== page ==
By Ear, Nose, Throat & Plastic Surgery, Inc.
December 26, 2018
Category: ENT Care
Tags: Ear Infection  

Pain, hearing loss, fever, and even a change in balance could indicate an ear infection. Affecting the outer part of the ear, the middle ear structures or the inner ear, otitis can become chronic. At Ear, Nose, Throat St. Luke Balloon Sinuplasty, Dr. Paul Burk treats scores of Ear Infectionpatients suffering from the discomforts of ear infections. Read below to learn the details on otitis interna, otitis externa, and otitis media, along with details on how your St. Luke's Hospital ENT doctor can help.

How and where infections happen

Your ear has three distinct sections: the outer ear, or pinna, made of flesh and cartilage, your middle ear, composed of the auditory canal and eardrum. and the complex bony inner ear which conducts sound vibrations that lead to the brain. Your Eustachian tube extends from the middle ear to the throat and is a frequent site of inflammation and mucous after a severe cold, flu, or other infection.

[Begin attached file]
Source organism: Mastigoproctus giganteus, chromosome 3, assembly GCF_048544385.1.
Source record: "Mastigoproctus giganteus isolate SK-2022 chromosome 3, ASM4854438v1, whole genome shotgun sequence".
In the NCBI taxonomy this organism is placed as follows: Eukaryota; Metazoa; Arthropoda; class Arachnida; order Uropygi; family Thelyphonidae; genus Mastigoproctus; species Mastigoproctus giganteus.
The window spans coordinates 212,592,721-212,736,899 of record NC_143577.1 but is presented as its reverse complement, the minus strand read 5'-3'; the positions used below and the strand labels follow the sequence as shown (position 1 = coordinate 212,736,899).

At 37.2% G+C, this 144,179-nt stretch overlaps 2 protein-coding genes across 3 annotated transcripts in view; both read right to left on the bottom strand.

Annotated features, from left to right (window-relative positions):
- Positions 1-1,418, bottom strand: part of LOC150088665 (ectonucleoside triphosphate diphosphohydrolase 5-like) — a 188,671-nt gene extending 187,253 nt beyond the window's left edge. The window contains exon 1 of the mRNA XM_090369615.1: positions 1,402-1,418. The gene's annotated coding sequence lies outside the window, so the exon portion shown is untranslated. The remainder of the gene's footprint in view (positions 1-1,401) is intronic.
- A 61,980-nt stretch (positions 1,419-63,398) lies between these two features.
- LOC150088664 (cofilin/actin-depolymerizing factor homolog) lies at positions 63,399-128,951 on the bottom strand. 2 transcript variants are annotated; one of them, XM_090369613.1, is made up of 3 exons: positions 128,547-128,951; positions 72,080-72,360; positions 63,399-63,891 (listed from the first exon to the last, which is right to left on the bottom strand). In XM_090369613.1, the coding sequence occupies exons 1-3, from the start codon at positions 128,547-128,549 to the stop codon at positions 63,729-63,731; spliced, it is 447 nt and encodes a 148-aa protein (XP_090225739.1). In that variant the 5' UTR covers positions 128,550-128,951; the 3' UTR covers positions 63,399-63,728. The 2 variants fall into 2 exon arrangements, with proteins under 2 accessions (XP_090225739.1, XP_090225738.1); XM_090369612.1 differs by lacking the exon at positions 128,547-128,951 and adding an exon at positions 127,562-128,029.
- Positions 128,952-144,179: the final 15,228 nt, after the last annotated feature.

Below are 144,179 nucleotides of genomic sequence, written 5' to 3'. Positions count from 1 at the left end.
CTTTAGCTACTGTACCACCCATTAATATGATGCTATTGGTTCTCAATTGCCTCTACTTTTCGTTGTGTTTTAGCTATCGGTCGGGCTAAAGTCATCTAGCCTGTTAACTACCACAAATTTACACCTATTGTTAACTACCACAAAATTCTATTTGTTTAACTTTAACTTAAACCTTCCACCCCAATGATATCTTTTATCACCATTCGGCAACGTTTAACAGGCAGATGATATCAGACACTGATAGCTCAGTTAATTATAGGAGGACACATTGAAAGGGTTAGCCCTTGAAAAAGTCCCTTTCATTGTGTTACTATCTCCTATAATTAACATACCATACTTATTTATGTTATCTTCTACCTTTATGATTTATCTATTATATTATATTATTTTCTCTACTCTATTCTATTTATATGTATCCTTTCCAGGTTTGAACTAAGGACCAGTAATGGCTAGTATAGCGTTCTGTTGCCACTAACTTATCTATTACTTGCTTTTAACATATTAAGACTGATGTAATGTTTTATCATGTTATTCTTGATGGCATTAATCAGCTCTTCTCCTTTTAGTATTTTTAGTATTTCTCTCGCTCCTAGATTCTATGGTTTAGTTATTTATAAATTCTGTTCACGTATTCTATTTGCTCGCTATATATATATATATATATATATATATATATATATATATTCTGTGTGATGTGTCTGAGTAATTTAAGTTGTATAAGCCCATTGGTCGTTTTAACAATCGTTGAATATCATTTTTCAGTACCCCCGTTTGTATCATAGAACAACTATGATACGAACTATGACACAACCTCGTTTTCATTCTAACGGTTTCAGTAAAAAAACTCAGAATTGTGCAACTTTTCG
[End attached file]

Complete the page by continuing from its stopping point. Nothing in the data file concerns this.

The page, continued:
Although some parts are more prone to infection, any part of the ear may become infected. The outer part of the ear often suffers a bacterial infection called swimmer's ear. The middle ear is the site of typical ear problem called otitis media, which is especially prevalent in young children. The inner ear, or labyrinth, may also become inflamed, causing dizziness, imbalance, and nausea. Common to all these infections can be pain, fever, and temporary hearing loss.

Diagnosis and treatment

Physical examination by your St.  Luke ENT physician, Dr. Paul Burk, is critical to staving off and healing any type of ear infection. Dr. Burk does a routine otolaryngeal check, including:

  • A review of medical history, current medications, and symptoms
  • Visual inspection in each ear with a lighted otoscope
  • CAT scan and/or MRI imaging as needed

To treat pain, Dr. Burk often recommends over-the-counter analgesics such as ibuprofen or warm compresses to the affected side. Antibiotics, either in the form of ear drops or oral medications, are often prescribed and sometimes, anti-inflammatory steroids reduce swelling. Your physician will formulate a treatment plan to cure your acute infection and to help you avoid future infections if possible.
In children who have three or more ear episodes of otitis media in six months, many ENT physicians prescribe installation of ear tubes. These tiny tubes facilitate drainage of fluid from behind the ear drum, reports VeryWellHealth.
Contact us
If you are seeking treatment for a suspected ear infection, call one of our three convenient offices located in De Paul (314-770-0708),St. Luke's Hospital (314) 576-7503, and Des Peres, MO (314-821-5002).

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